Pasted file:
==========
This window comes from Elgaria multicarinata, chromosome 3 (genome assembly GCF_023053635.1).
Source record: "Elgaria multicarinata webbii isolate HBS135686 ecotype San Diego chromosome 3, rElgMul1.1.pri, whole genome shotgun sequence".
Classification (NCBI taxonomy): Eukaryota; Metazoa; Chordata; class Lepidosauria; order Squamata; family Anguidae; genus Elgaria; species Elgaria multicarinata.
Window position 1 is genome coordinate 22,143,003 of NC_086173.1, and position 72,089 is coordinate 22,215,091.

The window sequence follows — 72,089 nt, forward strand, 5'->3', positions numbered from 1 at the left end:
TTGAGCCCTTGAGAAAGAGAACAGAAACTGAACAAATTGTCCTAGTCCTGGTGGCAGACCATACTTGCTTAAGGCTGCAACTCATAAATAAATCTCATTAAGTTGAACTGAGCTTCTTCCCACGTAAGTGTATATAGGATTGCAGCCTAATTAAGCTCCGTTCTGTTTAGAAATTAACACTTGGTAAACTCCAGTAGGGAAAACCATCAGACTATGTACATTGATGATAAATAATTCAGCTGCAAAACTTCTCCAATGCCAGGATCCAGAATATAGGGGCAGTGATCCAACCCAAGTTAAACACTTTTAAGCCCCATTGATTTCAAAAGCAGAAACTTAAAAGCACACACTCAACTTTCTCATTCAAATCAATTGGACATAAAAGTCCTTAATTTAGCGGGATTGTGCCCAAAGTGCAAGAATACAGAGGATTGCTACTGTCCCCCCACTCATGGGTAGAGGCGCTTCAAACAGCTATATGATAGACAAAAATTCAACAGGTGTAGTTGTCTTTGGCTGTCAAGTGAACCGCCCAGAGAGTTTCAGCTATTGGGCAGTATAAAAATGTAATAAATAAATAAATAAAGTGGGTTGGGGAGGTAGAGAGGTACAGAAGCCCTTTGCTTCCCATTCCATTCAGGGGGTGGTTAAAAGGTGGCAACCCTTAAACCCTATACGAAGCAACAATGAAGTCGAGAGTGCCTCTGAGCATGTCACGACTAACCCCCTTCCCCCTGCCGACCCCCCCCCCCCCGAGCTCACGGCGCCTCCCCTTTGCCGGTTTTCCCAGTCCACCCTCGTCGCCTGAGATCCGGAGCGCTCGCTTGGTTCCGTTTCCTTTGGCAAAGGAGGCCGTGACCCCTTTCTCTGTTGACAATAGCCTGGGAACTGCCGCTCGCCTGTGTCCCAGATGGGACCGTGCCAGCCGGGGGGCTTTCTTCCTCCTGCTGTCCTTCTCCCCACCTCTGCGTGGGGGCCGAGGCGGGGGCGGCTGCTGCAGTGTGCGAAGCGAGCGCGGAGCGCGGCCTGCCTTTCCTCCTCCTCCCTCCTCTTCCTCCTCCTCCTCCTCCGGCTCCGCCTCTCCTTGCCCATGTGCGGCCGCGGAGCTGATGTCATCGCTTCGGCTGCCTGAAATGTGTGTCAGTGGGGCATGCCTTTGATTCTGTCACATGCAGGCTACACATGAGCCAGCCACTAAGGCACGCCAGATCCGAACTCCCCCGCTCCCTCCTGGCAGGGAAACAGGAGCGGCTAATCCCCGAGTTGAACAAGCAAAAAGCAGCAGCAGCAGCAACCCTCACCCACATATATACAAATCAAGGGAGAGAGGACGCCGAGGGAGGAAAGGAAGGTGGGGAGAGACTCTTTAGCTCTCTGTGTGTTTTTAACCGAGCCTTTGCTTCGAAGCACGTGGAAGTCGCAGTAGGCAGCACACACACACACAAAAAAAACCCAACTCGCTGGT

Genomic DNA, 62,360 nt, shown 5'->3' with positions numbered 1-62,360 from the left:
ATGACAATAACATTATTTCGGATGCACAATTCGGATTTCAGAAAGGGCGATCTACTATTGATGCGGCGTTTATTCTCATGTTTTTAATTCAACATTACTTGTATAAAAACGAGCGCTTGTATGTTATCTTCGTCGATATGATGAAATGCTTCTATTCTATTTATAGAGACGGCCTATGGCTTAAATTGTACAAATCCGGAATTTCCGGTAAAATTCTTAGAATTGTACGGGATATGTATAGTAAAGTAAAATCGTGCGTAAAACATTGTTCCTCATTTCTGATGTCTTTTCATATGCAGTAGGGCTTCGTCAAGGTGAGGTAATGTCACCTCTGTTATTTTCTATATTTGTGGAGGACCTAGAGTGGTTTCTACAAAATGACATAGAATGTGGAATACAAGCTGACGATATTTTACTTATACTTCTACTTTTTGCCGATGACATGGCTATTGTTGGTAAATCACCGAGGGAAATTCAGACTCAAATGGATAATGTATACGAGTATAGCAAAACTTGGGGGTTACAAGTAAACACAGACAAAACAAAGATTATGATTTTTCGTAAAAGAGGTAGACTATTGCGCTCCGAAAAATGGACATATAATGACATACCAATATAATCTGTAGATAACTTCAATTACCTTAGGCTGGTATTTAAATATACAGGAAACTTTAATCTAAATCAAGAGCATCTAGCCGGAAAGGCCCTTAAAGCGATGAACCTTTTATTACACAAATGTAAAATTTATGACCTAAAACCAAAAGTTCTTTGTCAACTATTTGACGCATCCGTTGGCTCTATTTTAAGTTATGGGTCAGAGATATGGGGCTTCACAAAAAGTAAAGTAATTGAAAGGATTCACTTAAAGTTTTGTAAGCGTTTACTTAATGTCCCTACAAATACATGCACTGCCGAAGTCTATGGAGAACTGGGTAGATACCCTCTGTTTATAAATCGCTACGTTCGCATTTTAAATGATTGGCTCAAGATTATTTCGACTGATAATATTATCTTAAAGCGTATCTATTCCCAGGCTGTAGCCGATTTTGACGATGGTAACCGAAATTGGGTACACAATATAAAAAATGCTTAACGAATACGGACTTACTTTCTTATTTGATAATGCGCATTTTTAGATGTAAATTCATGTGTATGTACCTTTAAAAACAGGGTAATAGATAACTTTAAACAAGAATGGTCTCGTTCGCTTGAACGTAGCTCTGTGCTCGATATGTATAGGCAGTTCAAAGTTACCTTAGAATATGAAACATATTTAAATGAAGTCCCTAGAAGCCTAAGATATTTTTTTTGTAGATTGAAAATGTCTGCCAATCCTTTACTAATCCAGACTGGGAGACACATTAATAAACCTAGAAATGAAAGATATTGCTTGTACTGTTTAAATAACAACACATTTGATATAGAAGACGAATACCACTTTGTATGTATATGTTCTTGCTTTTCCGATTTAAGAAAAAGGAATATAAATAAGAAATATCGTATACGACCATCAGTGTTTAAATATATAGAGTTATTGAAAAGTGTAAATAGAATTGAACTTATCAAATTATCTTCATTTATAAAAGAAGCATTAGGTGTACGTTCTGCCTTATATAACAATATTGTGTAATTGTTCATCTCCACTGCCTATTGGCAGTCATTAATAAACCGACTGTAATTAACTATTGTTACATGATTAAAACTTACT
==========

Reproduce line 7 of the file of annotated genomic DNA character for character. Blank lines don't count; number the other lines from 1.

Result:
Genomic DNA, 62,360 nt, shown 5'->3' with positions numbered 1-62,360 from the left: